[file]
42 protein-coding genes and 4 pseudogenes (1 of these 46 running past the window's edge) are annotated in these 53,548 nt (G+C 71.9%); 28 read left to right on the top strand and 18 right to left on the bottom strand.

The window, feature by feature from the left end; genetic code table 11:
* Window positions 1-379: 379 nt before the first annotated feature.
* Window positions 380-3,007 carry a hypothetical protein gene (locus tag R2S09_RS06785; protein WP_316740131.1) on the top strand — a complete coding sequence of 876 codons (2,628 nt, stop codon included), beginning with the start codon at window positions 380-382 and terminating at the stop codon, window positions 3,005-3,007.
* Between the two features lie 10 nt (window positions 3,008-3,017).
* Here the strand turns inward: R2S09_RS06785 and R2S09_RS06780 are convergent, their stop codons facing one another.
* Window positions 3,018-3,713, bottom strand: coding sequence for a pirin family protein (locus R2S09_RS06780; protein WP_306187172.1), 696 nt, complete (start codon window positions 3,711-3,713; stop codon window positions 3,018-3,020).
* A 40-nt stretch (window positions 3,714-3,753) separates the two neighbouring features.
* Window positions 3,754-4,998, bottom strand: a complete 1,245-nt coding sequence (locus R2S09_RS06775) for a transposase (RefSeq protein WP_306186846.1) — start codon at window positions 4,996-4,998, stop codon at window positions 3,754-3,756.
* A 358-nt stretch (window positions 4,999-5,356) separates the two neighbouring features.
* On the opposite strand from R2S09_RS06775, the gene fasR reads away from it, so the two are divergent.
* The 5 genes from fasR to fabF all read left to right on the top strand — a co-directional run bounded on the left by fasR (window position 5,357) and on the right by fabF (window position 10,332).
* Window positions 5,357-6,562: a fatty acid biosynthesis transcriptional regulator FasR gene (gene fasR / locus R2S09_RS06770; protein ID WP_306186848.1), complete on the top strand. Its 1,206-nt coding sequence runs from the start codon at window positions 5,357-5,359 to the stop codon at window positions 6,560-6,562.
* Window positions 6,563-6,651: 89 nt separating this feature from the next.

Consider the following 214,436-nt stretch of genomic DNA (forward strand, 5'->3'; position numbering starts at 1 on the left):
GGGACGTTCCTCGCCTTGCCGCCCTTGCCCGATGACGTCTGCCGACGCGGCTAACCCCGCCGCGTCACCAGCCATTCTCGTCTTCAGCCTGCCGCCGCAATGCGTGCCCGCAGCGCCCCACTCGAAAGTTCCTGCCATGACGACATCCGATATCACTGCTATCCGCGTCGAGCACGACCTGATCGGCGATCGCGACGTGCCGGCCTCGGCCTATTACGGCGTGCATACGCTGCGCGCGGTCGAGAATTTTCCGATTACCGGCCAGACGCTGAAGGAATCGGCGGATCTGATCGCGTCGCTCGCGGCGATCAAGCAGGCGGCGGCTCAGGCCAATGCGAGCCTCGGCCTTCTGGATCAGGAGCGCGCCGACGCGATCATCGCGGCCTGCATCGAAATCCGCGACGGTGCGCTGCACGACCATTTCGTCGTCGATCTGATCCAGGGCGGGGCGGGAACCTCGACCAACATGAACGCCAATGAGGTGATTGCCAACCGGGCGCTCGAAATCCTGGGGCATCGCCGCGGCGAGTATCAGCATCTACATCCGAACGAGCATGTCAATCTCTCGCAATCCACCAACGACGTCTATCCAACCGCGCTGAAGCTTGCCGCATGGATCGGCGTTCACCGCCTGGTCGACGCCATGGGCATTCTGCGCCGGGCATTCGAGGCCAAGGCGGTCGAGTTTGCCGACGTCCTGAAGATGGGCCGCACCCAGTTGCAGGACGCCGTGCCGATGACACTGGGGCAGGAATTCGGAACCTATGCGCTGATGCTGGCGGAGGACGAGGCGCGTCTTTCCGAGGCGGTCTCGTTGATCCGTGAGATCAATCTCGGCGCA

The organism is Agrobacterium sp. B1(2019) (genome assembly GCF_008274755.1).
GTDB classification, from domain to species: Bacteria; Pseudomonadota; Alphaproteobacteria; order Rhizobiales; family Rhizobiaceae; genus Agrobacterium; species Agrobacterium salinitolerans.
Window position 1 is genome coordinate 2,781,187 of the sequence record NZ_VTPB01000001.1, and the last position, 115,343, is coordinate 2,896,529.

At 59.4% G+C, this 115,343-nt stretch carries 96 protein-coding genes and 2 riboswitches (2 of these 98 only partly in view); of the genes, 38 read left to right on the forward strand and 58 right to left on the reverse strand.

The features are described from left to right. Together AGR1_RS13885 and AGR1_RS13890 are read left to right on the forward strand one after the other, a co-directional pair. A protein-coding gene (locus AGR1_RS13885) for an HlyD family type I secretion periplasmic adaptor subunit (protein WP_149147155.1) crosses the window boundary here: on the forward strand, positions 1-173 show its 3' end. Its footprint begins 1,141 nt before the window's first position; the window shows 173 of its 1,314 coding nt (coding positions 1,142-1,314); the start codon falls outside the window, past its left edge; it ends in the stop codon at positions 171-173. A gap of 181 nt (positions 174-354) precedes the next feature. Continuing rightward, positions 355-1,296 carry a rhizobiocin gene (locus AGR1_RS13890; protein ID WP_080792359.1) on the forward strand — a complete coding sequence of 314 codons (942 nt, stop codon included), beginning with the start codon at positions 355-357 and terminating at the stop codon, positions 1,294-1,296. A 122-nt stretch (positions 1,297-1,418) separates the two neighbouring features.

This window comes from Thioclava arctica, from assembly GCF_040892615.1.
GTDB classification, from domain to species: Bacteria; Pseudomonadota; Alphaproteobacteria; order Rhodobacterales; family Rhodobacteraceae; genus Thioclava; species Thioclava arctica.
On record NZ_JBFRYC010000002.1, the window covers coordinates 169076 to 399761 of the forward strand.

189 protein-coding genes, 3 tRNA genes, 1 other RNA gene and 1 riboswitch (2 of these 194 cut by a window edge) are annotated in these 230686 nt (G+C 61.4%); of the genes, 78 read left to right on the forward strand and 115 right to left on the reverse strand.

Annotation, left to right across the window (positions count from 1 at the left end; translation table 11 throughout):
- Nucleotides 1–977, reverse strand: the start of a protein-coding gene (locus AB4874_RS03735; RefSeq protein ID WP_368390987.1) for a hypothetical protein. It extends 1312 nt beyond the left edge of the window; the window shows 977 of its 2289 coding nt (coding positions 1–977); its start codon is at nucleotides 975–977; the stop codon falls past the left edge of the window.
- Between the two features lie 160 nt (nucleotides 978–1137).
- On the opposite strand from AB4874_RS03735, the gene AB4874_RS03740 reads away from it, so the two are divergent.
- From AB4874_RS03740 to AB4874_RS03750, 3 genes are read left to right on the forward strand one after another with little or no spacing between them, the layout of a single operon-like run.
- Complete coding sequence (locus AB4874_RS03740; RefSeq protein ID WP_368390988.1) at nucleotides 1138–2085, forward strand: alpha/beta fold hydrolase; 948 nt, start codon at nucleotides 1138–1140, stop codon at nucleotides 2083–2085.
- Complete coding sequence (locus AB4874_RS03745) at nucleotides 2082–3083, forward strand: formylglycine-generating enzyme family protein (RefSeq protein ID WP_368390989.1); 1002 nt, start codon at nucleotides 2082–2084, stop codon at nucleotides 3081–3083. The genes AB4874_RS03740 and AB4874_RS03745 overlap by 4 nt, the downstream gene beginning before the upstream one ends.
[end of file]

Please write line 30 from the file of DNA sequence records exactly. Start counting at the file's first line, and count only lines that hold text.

- From AB4874_RS03740 to AB4874_RS03750, 3 genes are read left to right on the forward strand one after another with little or no spacing between them, the layout of a single operon-like run.